Here’s the other problem with that idea. If forgiveness means that I am actually forgoing my right to punish, and you believe that you can only forgive when people specifically ask you for forgiveness, I feel sorry for you because that makes you the judge of the universe, who must punish sin, unless and until forgiveness is requested. Good luck with that. [Laughter] That’s a heavy burden.
In fact, some of you are carrying that burden in your marriage. There are some of you who believe that you have to mistreat, ignore, and punish your spouse so that you can bring them to repentance; because the Holy Ghost just can’t do it. [Laughter] Do you know that already, today, you’ve experienced forgiveness for things that you didn’t even know were sinful?—that those things have been paid for by Christ.
Okay; my time is gone. There are other myths—and maybe we’ll talk about those other myths at some other time—but for now, here’s what I want you to see. We walked in here; for most of us, we didn’t have these categories of indicatives and imperatives. All we had was, “Be kind to one another, tender-hearted, forgiving each other,”—we don’t even finish the verse—just “be kind and forgive.”
There are some of you who have been wrestling with that/struggling with that. You’ve been trying to figure out to how to go inside here, and grab a hold of something that’s inside here, that can make you a more forgiving person. If you don’t hear anything else today, hear this: “Being forgiving doesn’t come from you grabbing something that’s inside here. It comes from you receiving something from out there.” This is about who you are in Christ, and this about living in relationship with others in light of and because of what God, in Christ, has done in, and to, and for you. Now, go; forgive because you’re forgiven; amen. [Applause]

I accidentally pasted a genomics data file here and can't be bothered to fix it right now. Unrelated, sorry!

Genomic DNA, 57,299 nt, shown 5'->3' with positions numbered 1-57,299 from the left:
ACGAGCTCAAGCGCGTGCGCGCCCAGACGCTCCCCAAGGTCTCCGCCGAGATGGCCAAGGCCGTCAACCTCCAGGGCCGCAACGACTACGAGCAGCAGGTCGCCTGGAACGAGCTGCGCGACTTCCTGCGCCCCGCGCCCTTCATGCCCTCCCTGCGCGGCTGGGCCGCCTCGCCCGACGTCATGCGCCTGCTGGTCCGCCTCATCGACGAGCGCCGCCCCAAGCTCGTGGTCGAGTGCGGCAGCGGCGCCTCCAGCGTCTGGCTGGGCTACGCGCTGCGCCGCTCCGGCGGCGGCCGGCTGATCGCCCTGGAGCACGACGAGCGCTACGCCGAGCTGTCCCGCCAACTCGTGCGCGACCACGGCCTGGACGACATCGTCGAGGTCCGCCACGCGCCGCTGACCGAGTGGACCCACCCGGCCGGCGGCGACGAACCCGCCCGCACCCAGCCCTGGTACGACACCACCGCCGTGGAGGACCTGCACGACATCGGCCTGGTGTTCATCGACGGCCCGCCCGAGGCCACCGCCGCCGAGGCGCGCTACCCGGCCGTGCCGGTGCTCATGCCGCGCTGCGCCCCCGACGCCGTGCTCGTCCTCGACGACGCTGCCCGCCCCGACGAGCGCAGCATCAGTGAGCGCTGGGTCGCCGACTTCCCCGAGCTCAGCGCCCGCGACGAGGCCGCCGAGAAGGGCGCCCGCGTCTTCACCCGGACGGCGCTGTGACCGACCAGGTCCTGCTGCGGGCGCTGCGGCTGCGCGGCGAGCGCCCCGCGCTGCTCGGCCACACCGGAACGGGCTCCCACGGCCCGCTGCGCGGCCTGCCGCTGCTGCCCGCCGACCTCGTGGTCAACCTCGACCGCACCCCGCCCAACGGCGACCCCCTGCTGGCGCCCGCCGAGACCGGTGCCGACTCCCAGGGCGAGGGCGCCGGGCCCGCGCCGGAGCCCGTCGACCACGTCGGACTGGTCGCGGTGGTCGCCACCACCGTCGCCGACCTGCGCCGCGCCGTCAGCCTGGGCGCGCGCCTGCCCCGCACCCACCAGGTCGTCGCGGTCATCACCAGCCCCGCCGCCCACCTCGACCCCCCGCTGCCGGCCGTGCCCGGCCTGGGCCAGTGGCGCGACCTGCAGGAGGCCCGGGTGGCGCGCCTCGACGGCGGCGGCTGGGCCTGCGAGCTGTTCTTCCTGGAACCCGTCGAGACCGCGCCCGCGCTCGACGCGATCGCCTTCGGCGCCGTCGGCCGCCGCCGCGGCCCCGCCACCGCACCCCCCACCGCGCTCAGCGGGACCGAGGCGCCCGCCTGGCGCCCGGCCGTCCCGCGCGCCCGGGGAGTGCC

Bob: Well, again, we’ve been listening to Voddie Baucham in a message from one of our Love Like You Mean It marriage cruises a few years ago, just a solid reminder that this is what we’re commanded to do in Christ. Forgiveness, for a Christian, is not one of those things: “Oh, maybe I should do that.”
Ann: —“when I feel like it.”
Bob: Yes; this is a command of Scripture for you. In fact, those words from Jesus, that if you fail to forgive your heavenly Father won’t forgive you—it doesn’t mean your salvation is conditional—but it means, if you’re not a forgiving person, you need to examine and see, “Do I really know Jesus?”—because forgiven people forgive people.